The RCMP is portraying its high-profile investigation into Senate spending as just another case.
But the Mounties are being asked to look into the expense accounts of four senators, three of whom were appointed by the current Prime Minister, Stephen Harper.
The probe is being handled at arm’s length at the RCMP’s “National Division,” which is located in Ottawa, but in an entirely separate locale from the headquarters where Commissioner Bob Paulson leads his officers after being named to his post by the same Prime Minister.
The National Division, which was created this year, is specifically tasked to investigate cases of corruption and matters that affect the integrity of the political system. RCMP officials said the National Division’s independence from headquarters is a key element of its operational structure.
The man in charge of the operation is a seasoned officer, Assistant Commissioner Gilles Michaud, overseeing a group that is specialized in “sensitive investigations.” The team involves all levels of officers.
The RCMP has refused to comment at length on its probe into the living and travel allowances of Senators Patrick Brazeau, Mike Duffy and Mac Harb. While the Senate has made a show of referring these cases to the RCMP, court records show the Mounties were on the file before they were specifically called in.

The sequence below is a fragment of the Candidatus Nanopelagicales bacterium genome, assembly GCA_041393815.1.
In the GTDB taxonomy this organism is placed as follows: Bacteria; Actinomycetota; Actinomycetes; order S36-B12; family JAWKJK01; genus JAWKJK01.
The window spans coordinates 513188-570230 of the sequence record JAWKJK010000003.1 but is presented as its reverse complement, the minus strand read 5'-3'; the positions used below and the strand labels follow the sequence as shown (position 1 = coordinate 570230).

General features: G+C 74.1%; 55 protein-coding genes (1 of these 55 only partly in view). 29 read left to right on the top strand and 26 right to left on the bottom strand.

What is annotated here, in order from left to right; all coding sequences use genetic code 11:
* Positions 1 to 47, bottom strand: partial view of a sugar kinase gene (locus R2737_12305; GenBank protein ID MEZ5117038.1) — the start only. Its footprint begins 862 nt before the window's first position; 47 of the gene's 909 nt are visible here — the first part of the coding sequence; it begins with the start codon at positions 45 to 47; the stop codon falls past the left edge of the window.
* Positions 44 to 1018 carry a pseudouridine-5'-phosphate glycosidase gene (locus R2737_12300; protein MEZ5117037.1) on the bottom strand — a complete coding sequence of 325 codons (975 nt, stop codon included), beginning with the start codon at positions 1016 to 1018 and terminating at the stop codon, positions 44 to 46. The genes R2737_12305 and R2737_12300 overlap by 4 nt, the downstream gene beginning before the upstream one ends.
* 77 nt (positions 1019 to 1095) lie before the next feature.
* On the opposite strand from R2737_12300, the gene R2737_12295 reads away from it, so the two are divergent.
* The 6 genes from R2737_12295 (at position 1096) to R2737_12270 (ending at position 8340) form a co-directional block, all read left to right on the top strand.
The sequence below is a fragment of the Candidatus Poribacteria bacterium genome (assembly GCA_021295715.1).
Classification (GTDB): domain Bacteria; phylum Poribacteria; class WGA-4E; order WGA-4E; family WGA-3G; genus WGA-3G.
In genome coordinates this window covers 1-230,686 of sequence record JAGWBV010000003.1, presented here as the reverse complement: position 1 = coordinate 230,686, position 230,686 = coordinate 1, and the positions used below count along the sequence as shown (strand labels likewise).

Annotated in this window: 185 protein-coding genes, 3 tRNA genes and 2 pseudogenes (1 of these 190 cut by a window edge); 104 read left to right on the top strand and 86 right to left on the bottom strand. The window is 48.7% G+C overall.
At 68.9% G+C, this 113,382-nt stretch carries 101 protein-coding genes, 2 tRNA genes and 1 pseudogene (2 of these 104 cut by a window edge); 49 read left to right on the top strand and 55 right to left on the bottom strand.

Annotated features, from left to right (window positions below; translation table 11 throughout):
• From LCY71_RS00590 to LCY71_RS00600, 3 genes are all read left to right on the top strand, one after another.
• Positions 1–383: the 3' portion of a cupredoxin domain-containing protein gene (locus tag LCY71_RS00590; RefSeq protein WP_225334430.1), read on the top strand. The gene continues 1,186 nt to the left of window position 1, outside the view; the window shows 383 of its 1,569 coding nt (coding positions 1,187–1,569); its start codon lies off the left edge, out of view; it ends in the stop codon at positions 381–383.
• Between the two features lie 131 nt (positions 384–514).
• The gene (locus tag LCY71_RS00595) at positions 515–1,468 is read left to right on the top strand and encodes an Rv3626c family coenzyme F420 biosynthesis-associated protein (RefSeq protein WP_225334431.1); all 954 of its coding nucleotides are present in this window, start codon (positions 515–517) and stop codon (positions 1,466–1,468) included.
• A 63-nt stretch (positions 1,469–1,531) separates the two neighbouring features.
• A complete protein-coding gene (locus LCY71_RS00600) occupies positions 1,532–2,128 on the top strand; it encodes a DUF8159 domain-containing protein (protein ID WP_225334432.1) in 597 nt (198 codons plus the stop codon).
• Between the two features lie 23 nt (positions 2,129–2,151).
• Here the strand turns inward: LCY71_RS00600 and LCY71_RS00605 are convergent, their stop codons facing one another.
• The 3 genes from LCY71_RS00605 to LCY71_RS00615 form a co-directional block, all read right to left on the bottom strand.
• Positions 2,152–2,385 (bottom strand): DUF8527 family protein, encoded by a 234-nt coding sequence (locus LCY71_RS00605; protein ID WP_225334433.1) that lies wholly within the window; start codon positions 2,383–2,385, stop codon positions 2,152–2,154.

“From the beginning, we didn’t wait for referrals,” an RCMP official said.
For example, court records show the RCMP has been investigating Mr. Duffy since March, or weeks before news broke that Mr. Harper’s chief of staff had secretly given the senator $90,000 to repay controversial expenses.
On Tuesday, the Senate referred the case of Senator Pamela Wallin to the police, after releasing an audit into her travel expenses to the public. However, the RCMP refused to state whether it had already decided to look into the matter. There is no evidence in publicly available material that investigators had previously started to look at her case.
The Mounties are already working with prosecutors on the Senate investigation and, as in any other matter, will submit a file for review if they deem that there is enough evidence of criminal wrongdoing to warrant charges. At this point, none of the allegations in the affidavits has been proven in court.
The RCMP has gone after senators in the past, the most recent case being that of former Liberal MP and senator Raymond Lavigne. In 2011, he was found guilty of fraud and breach of trust in relation to a scheme to obtain at least $10,000 in undeserved travel reimbursements and hundreds of hours of free labour to clean up one of his properties.
Mr. Lavigne faced a maximum of 14 years in jail, but he was sentenced to six months in jail, six months of subsequent house arrest and a $10,000 donation to a charitable cause.Report Typo/Error